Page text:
Twice Simone Biles has represented U.S. Women’s Gymnastics at the Olympic Games. In addition to the Olympic Games, Biles has won numerous world championship medals and is the U.S.’s most decorated gymnast. During the Tokyo Summer Games, Biles withdrew from competition citing mental health concerns and that she was struggling with “the twisties,” a condition in which gymnasts lose their sense of where they are in the air during twisting elements. Often, in life’s stressful moments, it is hard for any of us to know “which way is up.” 

Biles’ decision to withdraw from competition resulted in both backlash and commendation from fans, viewers, and the media. As part of an invalidating environment, systemic invalidation happens when an entire system invalidates a person’s worth or the legitimacy of their decisions. In the face of invalidation, self-validation is a powerful way for us to acknowledge our own wisdom and tend to our needs, even when others may not.

In DBT, we practice observing our own limits and considering what is best for us in the long-term. Our own personal limits, needs, and capabilities naturally change over time and across situations. Deciding when to observe our limits and when to stretch them can be challenging and requires us to use a DBT skill called “Wise Mind.” Wise mind asks us to consult our own inner wisdom, our personal values, and our long-term goals so that we can act in our own best interest.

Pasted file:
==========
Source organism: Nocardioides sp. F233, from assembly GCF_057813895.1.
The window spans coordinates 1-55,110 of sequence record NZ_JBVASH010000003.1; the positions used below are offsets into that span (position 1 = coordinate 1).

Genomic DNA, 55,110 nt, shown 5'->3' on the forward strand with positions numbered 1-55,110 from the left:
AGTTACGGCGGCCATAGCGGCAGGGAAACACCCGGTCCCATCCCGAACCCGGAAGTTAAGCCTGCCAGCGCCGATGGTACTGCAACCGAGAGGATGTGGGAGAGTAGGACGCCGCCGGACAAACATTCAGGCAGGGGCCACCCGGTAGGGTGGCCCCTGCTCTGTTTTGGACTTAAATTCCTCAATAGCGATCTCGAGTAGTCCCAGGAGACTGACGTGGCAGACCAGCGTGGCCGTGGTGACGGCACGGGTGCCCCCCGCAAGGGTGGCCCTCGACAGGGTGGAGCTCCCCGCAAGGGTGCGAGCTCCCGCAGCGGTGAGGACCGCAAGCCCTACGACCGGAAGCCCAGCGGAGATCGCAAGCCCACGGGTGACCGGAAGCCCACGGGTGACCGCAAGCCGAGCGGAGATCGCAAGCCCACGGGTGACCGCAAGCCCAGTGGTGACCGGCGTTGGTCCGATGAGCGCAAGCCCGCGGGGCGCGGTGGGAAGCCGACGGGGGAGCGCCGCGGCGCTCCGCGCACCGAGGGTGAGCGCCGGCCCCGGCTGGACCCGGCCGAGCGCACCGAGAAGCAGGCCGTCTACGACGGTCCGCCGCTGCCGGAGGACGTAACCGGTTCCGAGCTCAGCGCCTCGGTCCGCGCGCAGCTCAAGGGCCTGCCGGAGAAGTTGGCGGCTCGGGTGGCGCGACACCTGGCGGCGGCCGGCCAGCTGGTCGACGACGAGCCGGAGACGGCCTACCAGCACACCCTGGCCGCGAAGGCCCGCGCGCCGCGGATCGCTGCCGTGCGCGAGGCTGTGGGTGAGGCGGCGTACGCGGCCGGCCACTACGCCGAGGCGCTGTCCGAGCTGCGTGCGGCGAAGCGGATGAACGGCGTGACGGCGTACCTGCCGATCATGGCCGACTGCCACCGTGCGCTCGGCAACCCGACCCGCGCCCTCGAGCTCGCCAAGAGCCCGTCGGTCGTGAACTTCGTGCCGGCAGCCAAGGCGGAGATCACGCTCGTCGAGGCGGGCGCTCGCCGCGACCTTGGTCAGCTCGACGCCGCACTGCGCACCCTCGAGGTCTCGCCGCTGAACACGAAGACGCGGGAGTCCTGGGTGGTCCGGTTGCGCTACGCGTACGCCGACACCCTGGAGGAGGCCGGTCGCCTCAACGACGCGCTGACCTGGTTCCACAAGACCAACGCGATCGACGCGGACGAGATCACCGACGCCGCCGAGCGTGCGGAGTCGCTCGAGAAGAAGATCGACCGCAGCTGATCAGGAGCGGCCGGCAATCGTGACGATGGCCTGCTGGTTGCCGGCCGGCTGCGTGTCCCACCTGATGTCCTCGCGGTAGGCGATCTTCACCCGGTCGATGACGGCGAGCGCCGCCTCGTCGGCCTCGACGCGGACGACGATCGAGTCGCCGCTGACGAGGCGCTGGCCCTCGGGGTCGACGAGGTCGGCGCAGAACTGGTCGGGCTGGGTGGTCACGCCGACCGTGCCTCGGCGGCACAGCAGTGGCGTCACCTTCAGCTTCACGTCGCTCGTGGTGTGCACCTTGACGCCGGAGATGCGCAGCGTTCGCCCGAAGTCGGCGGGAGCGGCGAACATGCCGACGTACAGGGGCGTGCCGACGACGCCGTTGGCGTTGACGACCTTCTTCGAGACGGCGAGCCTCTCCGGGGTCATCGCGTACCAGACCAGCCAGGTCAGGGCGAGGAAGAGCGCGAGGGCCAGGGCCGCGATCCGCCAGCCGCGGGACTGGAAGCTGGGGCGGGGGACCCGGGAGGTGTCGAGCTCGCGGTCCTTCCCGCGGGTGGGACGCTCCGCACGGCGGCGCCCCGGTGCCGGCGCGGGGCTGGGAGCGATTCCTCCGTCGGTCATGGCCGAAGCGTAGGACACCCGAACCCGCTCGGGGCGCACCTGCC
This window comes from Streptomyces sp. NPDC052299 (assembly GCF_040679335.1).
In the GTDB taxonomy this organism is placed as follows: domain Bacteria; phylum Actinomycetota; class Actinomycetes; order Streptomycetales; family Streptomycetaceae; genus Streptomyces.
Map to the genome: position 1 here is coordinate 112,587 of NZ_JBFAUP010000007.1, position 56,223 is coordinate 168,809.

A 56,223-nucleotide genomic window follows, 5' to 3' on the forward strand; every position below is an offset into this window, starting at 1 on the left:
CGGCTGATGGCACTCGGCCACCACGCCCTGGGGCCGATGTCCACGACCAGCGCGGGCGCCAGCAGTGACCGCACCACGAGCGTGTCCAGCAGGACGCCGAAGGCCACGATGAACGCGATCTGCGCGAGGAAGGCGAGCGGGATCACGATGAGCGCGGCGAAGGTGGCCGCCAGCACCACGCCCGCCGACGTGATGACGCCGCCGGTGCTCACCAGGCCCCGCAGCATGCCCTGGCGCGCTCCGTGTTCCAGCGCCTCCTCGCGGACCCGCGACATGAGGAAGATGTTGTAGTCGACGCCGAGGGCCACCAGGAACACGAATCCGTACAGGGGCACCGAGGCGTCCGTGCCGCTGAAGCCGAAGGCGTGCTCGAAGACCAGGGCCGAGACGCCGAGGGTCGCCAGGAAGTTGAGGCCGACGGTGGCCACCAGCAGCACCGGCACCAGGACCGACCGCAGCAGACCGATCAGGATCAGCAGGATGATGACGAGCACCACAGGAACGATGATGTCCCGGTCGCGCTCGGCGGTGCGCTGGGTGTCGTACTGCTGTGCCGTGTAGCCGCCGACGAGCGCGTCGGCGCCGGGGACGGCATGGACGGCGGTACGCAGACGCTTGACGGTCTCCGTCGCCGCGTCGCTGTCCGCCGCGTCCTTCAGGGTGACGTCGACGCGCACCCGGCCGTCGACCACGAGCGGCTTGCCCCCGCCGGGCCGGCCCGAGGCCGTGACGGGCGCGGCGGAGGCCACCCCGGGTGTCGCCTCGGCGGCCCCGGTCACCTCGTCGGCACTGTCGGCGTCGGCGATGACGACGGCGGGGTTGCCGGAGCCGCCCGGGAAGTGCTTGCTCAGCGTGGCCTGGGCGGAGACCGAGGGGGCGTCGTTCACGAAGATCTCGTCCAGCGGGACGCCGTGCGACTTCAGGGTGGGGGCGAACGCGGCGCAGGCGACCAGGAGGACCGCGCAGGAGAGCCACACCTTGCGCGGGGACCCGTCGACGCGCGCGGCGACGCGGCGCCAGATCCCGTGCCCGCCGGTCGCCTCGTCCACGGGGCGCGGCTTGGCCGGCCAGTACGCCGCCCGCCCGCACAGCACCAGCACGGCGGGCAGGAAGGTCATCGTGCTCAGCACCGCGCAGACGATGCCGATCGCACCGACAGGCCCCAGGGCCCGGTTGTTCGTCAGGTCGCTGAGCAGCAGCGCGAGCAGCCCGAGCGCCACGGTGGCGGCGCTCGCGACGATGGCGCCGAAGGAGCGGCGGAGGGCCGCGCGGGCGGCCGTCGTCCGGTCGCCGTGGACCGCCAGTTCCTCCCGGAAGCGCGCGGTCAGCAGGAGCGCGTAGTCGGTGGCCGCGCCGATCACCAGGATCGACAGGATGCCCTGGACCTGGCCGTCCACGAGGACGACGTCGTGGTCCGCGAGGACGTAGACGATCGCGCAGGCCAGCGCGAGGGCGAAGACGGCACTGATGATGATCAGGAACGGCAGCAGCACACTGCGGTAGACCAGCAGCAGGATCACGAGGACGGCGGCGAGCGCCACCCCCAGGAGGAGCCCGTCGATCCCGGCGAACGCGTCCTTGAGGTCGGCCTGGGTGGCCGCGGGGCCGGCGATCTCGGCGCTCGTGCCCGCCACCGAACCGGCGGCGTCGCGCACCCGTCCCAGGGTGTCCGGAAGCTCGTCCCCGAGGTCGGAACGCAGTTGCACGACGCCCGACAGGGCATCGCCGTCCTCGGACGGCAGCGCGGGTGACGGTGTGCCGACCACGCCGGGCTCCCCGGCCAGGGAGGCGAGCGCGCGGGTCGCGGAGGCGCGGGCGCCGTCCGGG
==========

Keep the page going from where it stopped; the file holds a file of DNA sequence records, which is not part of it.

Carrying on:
Following our wise mind can sometimes be a lonely experience, and the environment around us can push back and invalidate our need for space, a break, or limits. Imagine how difficult it would be to do this while the world is watching! Biles’ determination to prioritize her own well-being during a time of immense pressure to push herself further than she thought wise, is laudable and a wonderful example of self-validation in action.